Inclusions are natural, tiny imperfections that form either naturally or during the diamond cutting process. The majority of inclusions are naturally found within diamonds and are used to identify and distinguish diamonds. Here are the diamond inclusions you may find in a diamond or on a GIA grading report. All natural diamonds will have inclusions. It is immensely rare to find a diamond with no inclusions, and these diamonds carry a premium.
Feather: A clarity inclusion that describes a break in the surface of a gemstone that extends inside. It is a common clarity characteristic that can occur naturally. Feathers can look transparent and almost be invisible. Or in certain angles and lights have a grayish or white appearance. Feathers that are more visible detract from the clarity of the diamond.Try to avaoid very large feathers that are near the surface or girdle of the diamond, as those can be more visible.
Crystal: A clarity inclusion that forms during the diamond growth process within a diamond. It is used to determine the clarity grade. Crystals can exist in different colors within the diamond. Most commonly, they are found in black and white. White crystals are not always very distracting or visible. However, be careful if your diamond has black crystals, expecially larger ones. These are obvious, even without magnification at times. Black crystals are the result of embeded carbon. Other colored crystals are far less common within diamonds.
Cloud: A clarity inclusion that describes a group of tiny pinpoints within the diamond too small to individually distinguish under 10x magnification. A cloud can give a slightly hazy appearance where it is located within the diamond. Smaller coluds are typically not a major problem. When clouds cover a majority of the diamond area, they can cause an undesirable veil of haze that diminishes the sparkle. This is often hard to spot, however when looking at two magnified diamonds, one that is cloudy and another that is not, it is easier to see the difference.
Pinpoint: A very small crystal inclusion that looks like a tiny dot at 10x magnification. Pinpoints are usually quite small ad require magnification to view.
Natural: A small manufacturing remnant of the rough diamond skin that remains after the diamond cutting and manufacturing process. Naturals are typically located on or near the diamond’s girdle.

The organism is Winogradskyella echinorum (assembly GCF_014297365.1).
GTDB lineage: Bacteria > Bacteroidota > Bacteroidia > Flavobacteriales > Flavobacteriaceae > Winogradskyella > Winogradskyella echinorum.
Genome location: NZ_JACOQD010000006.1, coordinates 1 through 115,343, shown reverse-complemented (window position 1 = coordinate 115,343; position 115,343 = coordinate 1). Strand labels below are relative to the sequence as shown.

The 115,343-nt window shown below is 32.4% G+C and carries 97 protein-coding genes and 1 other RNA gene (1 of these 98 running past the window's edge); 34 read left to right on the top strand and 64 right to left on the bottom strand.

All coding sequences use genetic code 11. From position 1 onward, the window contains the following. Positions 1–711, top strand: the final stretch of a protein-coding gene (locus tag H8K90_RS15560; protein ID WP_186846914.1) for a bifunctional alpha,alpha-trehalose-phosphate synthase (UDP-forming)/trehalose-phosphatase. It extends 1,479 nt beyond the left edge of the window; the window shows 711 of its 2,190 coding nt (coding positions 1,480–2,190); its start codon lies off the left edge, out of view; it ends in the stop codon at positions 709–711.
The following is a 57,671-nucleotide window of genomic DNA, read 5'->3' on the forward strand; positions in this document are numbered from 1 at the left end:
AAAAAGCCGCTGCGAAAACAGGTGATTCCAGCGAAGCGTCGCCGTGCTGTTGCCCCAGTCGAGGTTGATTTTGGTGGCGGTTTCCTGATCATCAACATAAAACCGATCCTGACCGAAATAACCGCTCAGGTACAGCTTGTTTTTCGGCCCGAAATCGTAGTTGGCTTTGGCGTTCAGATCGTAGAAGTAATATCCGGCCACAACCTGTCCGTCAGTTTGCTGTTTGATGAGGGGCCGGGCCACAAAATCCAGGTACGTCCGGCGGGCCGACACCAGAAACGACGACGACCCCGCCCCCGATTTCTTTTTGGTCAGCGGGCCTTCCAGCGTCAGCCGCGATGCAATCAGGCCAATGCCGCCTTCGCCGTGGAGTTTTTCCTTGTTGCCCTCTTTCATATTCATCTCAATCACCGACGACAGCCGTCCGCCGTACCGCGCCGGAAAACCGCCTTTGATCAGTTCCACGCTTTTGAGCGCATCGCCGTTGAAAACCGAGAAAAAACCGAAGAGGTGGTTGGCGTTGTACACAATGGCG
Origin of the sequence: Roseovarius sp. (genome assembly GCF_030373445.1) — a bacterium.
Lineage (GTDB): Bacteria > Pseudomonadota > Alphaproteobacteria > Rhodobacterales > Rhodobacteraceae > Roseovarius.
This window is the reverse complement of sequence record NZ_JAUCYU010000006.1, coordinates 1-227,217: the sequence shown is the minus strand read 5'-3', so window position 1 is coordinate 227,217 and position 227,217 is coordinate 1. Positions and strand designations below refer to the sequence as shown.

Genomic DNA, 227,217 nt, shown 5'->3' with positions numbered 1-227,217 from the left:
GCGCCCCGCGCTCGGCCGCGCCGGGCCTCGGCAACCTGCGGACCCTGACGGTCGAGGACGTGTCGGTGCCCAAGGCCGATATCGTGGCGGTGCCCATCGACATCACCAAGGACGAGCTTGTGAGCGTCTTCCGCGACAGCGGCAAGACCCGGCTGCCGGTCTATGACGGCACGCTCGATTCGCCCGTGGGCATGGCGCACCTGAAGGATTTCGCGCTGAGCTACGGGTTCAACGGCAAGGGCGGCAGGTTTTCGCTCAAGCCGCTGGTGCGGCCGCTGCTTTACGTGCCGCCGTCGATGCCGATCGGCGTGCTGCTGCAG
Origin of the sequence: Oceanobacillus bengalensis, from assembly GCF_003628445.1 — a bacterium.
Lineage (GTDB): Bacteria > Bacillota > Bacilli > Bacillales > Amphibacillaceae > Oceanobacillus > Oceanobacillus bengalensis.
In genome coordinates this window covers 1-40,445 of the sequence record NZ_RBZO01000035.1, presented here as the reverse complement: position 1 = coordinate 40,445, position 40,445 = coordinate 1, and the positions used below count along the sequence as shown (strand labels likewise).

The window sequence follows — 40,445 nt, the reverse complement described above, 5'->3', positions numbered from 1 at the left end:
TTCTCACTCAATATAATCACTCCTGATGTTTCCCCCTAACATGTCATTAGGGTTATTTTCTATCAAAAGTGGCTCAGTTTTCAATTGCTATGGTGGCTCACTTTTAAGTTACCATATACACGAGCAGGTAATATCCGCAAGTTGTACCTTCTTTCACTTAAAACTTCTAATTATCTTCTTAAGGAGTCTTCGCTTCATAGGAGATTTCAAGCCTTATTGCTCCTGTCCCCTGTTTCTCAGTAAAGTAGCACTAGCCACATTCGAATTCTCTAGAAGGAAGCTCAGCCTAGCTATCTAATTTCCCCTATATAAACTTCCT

Indented Natural: A portion of a diamond’s natural, rough skin that is left on a polished diamond during the manufacturing process in order to maintain diamond weight. It differs from a natural in that it is slightly protrudes inward. Typically indented natural can happen when a portion of the rough diamond is left unpolished during the cutting process. Indented natural can be found near the girdles of diamonds.
Needle: A thin crystal that is visually needle-like and found inside the diamond. It is often as thick as a pinpoint but longer like a feather. Needles are typically white or transparent. Single needles are not as noticeable. However, in clusters or close together, needles can affect the clarity of the diamond negatively.
Knot: A crystal inclusion that extends to the surface of a diamond. Larger knots are not desirable as they are very visible even without magnification.
Chip: A small break on the diamond surface, typically located on your near facet junctions. It is usually man made and caused by wear and tear.
Cavity: An opening created when part of a feather breaks away. This can happen when a diamond is being manufactured, as a small piece of it falls or breaks away as the diamond is being shaped. Small cavities are not typically a problem, however you should avoid larger cavities.
Twinning Wisp: A clarity inclusion formed by a series of cloud, pinpoints or crystals. It may look like a large marking on a diamond plot, but is often difficult to see. Twinning wisps are the result of irregularites in the crystal structure of the diamond that occur as it is forming. Typically when diamonds are forming, specific environmental conditions are needed. When a diamond stops and starts regrowing the twinning wisps can form. Twinning wisps are a more desirable inclusion than crystals.
Internal Graining: Lines sometimes visible under 10x magnification that result from irregular crystallization. Internal graining lines cannot be polished away and follow no particular pattern. They cross facet junctions. Graining is typically caused by uneven crystal growth within the diamond and can look like white or colored lines. When larger, they can also appear like bigger creases.
Surface Graining: Transparent line-like formations on the surface of a diamond caused by crystal structure irregularities. Surface Graining can be difficult to identify even under magnification.
Chip: A chip is a small nick or opening that occurs on the surface of the diamond. This can happen on the edges of the diamond. Typically chips happen as a result of wear and tear or manufacturing accidents. Avoid diamonds that have large chips.
Etched Channel: This is a narrow and small tunnel that is found on the diamonds surface and and goes into the body of the diamond. This is a natural inclusion but can look similiar to a internal laser drill treatment. This inclusion forms when diamonds are coming up to the surface of the earth. When judging the impact of the etched channel, look at the clarity grade of the diamond. This will help you understand how much of an impact the inclusions has on the diamond.
Below you can see examples off the most common inclusions on real diamonds. Remember that diamonds viewed under magnification will always appear to have displeasing inclusions. Always check with a Four Mine gemologist to see the impact of the inclusion on the actual beauty of the diamond.